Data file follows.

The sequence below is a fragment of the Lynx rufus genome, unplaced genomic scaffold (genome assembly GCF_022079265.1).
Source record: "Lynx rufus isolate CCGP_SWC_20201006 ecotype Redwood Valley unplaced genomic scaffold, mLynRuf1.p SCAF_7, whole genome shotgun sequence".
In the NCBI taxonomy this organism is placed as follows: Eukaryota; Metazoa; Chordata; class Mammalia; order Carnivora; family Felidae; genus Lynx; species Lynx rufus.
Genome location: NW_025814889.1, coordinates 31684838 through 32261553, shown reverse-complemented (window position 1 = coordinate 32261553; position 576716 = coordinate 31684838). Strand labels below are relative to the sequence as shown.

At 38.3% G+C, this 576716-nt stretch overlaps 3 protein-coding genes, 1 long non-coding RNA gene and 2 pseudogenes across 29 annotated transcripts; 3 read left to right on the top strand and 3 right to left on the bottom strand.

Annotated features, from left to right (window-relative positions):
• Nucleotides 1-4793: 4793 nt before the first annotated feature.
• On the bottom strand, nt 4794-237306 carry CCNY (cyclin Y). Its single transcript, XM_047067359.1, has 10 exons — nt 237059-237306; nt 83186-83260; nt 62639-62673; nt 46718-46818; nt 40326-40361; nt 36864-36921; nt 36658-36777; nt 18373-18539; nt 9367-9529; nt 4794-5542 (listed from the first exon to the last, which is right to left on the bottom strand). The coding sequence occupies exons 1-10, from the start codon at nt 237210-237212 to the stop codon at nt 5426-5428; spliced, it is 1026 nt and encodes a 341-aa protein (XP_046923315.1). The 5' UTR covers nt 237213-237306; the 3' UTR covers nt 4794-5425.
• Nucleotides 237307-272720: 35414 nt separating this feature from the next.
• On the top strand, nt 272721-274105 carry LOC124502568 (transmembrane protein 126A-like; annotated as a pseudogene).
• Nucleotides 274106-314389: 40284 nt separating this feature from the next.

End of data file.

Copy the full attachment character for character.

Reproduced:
The sequence below is a fragment of the Lynx rufus genome, unplaced genomic scaffold (genome assembly GCF_022079265.1).
Source record: "Lynx rufus isolate CCGP_SWC_20201006 ecotype Redwood Valley unplaced genomic scaffold, mLynRuf1.p SCAF_7, whole genome shotgun sequence".
In the NCBI taxonomy this organism is placed as follows: Eukaryota; Metazoa; Chordata; class Mammalia; order Carnivora; family Felidae; genus Lynx; species Lynx rufus.
Genome location: NW_025814889.1, coordinates 31684838 through 32261553, shown reverse-complemented (window position 1 = coordinate 32261553; position 576716 = coordinate 31684838). Strand labels below are relative to the sequence as shown.

At 38.3% G+C, this 576716-nt stretch overlaps 3 protein-coding genes, 1 long non-coding RNA gene and 2 pseudogenes across 29 annotated transcripts; 3 read left to right on the top strand and 3 right to left on the bottom strand.

Annotated features, from left to right (window-relative positions):
• Nucleotides 1-4793: 4793 nt before the first annotated feature.
• On the bottom strand, nt 4794-237306 carry CCNY (cyclin Y). Its single transcript, XM_047067359.1, has 10 exons — nt 237059-237306; nt 83186-83260; nt 62639-62673; nt 46718-46818; nt 40326-40361; nt 36864-36921; nt 36658-36777; nt 18373-18539; nt 9367-9529; nt 4794-5542 (listed from the first exon to the last, which is right to left on the bottom strand). The coding sequence occupies exons 1-10, from the start codon at nt 237210-237212 to the stop codon at nt 5426-5428; spliced, it is 1026 nt and encodes a 341-aa protein (XP_046923315.1). The 5' UTR covers nt 237213-237306; the 3' UTR covers nt 4794-5425.
• Nucleotides 237307-272720: 35414 nt separating this feature from the next.
• On the top strand, nt 272721-274105 carry LOC124502568 (transmembrane protein 126A-like; annotated as a pseudogene).
• Nucleotides 274106-314389: 40284 nt separating this feature from the next.